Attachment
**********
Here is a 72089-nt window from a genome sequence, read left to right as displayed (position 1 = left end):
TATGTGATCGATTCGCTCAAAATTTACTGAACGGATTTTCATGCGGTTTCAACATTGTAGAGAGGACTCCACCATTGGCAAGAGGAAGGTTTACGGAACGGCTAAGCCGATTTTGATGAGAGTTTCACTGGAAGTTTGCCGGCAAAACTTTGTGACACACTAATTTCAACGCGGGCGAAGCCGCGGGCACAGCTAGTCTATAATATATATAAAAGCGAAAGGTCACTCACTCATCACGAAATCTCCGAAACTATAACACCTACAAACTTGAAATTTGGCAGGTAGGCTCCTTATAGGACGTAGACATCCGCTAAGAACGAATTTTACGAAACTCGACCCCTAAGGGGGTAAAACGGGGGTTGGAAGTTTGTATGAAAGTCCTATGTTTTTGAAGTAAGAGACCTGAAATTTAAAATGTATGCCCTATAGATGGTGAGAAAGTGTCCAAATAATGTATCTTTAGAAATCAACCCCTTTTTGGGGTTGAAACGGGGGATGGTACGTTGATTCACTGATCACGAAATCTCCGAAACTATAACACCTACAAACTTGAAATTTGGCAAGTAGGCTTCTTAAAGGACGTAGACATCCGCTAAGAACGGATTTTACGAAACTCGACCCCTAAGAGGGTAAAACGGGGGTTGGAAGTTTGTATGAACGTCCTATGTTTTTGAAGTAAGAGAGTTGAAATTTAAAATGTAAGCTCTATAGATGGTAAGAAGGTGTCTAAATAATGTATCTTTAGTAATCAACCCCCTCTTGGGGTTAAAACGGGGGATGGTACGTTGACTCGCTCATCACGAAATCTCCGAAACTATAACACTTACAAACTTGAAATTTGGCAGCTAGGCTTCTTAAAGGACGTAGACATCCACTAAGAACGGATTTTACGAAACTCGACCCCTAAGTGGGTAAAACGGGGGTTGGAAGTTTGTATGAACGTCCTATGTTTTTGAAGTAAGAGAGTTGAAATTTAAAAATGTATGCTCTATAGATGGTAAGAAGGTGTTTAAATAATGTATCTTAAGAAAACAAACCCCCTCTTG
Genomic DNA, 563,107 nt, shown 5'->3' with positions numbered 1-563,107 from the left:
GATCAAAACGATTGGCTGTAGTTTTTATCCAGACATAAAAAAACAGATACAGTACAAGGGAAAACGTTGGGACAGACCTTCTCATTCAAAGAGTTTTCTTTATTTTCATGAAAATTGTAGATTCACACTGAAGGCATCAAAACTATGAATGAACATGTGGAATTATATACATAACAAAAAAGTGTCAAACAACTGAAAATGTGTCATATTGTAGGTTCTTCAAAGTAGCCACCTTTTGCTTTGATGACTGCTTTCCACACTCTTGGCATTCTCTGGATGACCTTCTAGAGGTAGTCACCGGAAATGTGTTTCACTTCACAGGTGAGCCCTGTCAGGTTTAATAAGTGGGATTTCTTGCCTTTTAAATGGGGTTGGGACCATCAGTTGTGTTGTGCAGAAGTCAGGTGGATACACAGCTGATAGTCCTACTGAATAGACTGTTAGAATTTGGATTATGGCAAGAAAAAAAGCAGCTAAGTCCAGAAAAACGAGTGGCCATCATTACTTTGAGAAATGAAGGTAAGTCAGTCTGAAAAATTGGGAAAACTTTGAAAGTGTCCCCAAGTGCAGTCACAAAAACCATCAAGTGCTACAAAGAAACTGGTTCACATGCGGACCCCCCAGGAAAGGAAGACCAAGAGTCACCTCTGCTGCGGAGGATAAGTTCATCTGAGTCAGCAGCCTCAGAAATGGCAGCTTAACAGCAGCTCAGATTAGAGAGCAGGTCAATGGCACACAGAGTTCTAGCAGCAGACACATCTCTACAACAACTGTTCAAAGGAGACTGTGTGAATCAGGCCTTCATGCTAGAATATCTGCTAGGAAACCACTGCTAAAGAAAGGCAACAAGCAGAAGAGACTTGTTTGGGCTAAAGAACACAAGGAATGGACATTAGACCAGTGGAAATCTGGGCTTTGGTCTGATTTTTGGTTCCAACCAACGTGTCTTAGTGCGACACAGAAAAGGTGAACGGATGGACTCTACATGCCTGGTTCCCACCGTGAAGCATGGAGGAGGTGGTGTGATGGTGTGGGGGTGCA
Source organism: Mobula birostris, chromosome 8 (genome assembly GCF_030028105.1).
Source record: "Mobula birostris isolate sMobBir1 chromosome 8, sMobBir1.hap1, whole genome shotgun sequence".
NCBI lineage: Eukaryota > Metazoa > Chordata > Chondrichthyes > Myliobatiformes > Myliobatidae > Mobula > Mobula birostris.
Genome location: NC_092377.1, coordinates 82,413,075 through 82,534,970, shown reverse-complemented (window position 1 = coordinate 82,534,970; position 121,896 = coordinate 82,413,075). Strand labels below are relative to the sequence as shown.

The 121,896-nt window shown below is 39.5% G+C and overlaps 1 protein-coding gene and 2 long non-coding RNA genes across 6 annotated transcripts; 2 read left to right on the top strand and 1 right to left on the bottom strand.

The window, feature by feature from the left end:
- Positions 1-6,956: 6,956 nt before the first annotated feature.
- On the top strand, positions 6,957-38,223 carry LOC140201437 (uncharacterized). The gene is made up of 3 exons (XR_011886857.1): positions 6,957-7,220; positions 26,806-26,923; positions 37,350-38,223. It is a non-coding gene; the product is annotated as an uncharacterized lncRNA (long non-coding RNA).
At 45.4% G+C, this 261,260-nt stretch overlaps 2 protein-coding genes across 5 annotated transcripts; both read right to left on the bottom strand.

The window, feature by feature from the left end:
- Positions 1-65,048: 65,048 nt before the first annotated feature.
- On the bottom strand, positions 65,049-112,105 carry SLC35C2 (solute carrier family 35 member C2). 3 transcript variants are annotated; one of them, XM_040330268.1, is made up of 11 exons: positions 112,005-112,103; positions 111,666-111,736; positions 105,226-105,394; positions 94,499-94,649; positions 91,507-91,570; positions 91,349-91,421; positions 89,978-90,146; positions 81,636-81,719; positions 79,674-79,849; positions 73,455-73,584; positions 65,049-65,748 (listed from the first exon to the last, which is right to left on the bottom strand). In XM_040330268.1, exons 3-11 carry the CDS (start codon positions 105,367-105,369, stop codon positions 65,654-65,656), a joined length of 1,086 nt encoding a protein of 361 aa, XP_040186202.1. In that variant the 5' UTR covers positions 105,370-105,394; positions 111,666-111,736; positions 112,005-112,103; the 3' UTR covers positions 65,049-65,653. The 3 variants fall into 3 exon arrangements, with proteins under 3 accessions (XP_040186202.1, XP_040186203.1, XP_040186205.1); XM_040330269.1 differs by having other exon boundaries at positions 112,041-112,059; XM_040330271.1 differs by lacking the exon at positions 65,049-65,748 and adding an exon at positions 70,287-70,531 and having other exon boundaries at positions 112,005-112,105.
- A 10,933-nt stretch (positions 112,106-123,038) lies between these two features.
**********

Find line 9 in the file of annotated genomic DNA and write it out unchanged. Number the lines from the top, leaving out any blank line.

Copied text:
The 121,896-nt window shown below is 39.5% G+C and overlaps 1 protein-coding gene and 2 long non-coding RNA genes across 6 annotated transcripts; 2 read left to right on the top strand and 1 right to left on the bottom strand.